About Me

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About me

I achieved accreditation with both the BACP (British Association of Counselling and Psychotherapy) and the ACC (Association of Christian Counsellros) but have chosen to no longer be a member of these bodies. This may affect whether I can continue to receive supervision, and therefore whether I can continue to offer counselling to prospective clients

If you would like to chat to me I will explain my current position and how it would affect you.

I am currently uncertain where this decision will eventually lead, but it may be that i move from counselling to some form of Christian ministry in the future.

How I came to be a counsellor

I discovered in my teens that people considered me a good listener, but it was some years before I finally took the plunge to train as a therapist.

Since coming to Herefordshire, I've worked for various charitable organisations locally in both paid and voluntary capacities, supporting young families, working with Churches Together and for a national bereavement support charity, and through these roles found myself often called upon to be a supportive listener.

I became a counsellor because I really enjoy:

  • Listening to people and giving them time
  • Encouraging them as they work through the challenges life throws at us all occasionally
  • Building a therapeutic relationship with a person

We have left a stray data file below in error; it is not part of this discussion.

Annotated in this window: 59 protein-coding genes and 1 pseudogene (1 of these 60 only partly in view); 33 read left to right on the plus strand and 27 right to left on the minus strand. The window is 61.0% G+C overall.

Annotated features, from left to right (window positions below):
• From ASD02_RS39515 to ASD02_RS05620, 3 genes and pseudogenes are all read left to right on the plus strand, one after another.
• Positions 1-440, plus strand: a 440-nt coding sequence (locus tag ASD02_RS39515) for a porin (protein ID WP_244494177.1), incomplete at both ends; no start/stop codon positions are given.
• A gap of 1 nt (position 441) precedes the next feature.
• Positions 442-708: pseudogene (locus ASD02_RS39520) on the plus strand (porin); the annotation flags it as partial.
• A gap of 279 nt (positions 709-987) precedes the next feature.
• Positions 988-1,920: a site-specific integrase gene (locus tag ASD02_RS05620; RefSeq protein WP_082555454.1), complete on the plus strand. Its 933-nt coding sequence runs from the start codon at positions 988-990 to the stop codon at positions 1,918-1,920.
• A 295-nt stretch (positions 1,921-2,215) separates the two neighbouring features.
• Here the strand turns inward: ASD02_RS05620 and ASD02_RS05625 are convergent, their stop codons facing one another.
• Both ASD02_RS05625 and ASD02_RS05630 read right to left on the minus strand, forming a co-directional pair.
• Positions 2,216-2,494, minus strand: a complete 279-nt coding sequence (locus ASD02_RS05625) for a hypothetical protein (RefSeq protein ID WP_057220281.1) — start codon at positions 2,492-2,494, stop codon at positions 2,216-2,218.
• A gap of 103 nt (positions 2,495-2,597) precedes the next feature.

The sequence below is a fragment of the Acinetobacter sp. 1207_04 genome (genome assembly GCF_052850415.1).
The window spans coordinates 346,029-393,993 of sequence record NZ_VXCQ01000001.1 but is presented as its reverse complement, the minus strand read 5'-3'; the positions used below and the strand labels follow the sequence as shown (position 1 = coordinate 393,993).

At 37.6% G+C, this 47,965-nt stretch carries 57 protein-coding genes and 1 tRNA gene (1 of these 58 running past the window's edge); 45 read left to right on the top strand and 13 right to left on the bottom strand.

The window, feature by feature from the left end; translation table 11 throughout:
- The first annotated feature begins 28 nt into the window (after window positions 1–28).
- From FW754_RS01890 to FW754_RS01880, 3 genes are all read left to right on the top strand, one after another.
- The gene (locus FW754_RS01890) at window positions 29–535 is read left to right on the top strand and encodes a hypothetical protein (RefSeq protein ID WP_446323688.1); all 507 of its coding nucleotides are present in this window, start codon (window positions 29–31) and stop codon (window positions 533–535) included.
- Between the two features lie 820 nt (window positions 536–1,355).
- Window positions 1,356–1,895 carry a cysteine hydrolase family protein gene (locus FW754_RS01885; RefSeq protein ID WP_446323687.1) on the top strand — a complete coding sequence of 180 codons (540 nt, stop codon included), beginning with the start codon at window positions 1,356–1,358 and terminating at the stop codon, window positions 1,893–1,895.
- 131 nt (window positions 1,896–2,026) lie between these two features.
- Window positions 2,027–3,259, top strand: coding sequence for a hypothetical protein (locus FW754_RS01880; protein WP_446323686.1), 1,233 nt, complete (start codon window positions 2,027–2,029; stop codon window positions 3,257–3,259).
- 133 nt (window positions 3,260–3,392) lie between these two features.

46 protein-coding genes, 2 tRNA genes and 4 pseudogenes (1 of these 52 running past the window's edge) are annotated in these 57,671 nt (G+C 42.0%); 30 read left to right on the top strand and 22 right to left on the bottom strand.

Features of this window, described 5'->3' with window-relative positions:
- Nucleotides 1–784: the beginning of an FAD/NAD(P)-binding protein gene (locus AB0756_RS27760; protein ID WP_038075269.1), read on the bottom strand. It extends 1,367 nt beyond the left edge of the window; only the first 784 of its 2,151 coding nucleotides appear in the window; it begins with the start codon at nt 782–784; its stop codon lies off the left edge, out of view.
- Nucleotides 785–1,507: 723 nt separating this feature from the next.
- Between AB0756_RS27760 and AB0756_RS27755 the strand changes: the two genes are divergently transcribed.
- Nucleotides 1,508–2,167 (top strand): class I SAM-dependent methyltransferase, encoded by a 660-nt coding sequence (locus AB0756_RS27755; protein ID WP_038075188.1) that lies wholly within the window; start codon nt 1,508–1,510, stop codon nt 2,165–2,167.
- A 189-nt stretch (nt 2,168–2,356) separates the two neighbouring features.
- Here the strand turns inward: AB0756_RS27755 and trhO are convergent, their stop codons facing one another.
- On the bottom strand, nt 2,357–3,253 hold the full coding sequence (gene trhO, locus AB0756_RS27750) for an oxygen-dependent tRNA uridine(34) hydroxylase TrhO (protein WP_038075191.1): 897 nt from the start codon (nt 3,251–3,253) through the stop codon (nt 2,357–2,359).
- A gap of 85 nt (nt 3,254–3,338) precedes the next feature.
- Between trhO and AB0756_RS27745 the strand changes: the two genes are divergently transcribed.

• Seeing those “lightbulb moments” when someone suddenly gains an insight that helps reveal the next step or sheds light on a mystery from their past
  • Being witness to, and part of the process of unfolding what's been stressful or hidden is a privilege and deeply satisfying.

I can honestly say it's the best decision I've ever made in my professional life.


The idea behind Cognitive Behavioural Therapy is that how we think affects how we feel and behave. These three aspects of human life are interconnected, so CBT and similar theories such as Rational Emotive Behaviour Therapy, REBT, suggest that changing one will impact all three. Click below to learn how we apply this in counselling.


The brainchild of Sigmund Freud, (1856-1939)1 often called the Father of Psychoanalysis, who learned about the use of hypnosis whilst at the university & General Hospital in Vienna, but later developed the idea of getting patients to lie down and talk without prompting. He analysed what they said, focussing on the unconscious, and “Psychoanalysis” was born.


Psychologist Carl Rogers developed this theory as an alternative to Freudian and Cognitive Behavioural models. Foundational to his ideas was the notion that the client is the expert on themselves, with the therapist seen as an equal. The emphasis was on the relationship that would be built between client and counsellor and the client’s priorities would be what determined the direction of therapy.

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